Much has been written about the challenges facing recent college graduates. While the initial term on most college loans is 10 years, the reality is that it can often take borrowers 20-30 years to pay off that amount. That puts many borrowers in a dilemma. Should I pay off my loan as quickly as possible, or should I pay the minimum amount and invest the rest. Tough choices and much of it depends on your loan. We asked Penny, Our AI Financial Guide this question:
Should I pay off all my student loans before investing or should I pay the minimum amount and invest any extra?
Here’s the answer.
“Whether to pay off all your student loans before investing or to pay the minimum amount and invest any extra depends on several factors. Here are a few things to consider:
1. Emergency fund: Before you even think about investing, you should spend some time building an emergency fund that will cover 3 to 6 months of your expenses. The reason is simple: when faced with a financial emergency, whether that’s a car repair or a layoff, the unprepared turn to their credit cards to cover the shortfall, placing them in debt. You don’t have to! Put that money in something accessible, such as a high-yield money market account, so it’s there if you need it.
2. Interest rates: Compare the interest rate on your student loans with the potential return on your investments. If the interest rate on your loans is high, it may be more beneficial to pay them off first. However, if the interest rate is low, you may be able to earn a higher return by investing.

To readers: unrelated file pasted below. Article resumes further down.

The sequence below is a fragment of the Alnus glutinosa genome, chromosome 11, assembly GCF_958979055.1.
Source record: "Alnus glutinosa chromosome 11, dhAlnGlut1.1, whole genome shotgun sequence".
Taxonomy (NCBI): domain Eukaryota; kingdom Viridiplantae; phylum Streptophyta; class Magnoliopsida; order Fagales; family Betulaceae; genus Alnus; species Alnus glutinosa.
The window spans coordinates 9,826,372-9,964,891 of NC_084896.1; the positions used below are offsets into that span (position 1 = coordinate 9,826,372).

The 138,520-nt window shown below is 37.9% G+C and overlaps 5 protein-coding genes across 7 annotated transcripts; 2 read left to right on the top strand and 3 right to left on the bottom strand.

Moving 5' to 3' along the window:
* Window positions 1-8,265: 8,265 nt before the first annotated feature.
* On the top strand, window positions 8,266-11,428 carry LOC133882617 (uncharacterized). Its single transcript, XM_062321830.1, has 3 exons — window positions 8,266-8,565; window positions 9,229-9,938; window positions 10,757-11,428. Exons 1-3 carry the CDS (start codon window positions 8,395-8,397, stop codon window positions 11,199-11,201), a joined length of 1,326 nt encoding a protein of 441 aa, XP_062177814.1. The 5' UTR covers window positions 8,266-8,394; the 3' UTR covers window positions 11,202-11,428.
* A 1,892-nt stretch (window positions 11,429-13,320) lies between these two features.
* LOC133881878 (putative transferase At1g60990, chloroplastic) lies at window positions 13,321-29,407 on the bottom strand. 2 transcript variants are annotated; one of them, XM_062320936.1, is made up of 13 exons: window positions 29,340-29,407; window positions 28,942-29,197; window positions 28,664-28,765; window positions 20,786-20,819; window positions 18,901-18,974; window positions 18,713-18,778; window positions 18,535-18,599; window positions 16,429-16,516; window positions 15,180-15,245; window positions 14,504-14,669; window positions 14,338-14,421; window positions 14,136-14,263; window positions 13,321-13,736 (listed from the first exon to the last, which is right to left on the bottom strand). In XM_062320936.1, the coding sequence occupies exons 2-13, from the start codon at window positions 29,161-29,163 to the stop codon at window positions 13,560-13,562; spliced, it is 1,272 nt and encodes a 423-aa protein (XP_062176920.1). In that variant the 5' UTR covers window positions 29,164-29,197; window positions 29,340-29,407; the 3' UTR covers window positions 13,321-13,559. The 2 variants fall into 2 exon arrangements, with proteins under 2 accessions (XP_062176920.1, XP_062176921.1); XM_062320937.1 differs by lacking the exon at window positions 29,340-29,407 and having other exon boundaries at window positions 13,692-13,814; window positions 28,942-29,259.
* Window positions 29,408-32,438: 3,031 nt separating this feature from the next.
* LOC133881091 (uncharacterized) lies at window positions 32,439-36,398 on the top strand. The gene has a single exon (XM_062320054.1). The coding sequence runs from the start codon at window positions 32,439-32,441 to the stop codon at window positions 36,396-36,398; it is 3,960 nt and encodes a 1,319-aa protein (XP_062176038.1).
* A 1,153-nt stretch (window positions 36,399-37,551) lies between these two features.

3. Time horizon: Consider your time horizon for investing. If you have a long time horizon, you may be able to take on more risk and potentially earn higher returns. In this case, it may make sense to invest while making minimum loan payments. However, if you have a short time horizon, it may be more prudent to pay off your loans first to reduce financial stress.
4. Financial goals: Evaluate your financial goals and priorities. If becoming debt-free is a top priority for you, paying off your student loans before investing can provide peace of mind. On the other hand, if building wealth and achieving long-term financial goals is your focus, investing may take precedence.
5. Employer benefits: Check if your employer offers any retirement savings matching programs. If they do, it’s generally recommended.”
These are great points. For a person right out of college it can be difficult to find money to save, but the longer that money is invested, the greater chance it has to grow. Whatever you choose, we want to help you get there. And once you do finally pay off that loan, here are some of the first moves successful OT users made to make the most of that extra cash flow.
“Invested. Time in the market beats timing the market as they say”
“Gave myself a small reward. Knowing that I accomplished a big goal and being proud of my achievement helped me stay out of debt and value my financial freedom.”
“I took the money I was paying towards the loan and moved it right over to my house downpayment savings. It really helped change the game on my path to owning my home.”
“Real life, that extra money went to all the family activities we had going on, but, feeling like I could finally afford the travel sports was a relief”
“I love to travel. I used to mostly travel where I could drive. Now I’ve started to use that money to save for trips and travel to more of my bucket list locations. I still keep a pretty tight budget too, but I like to see the world.”
One final thought. If you are struggling with multiple debt sources, from school loans to high interest credit card debt, try our Debt Reduction strategies in OnTrajectory Classic. It’s a great way to help you visualize the time and effort needed to get your finances under control.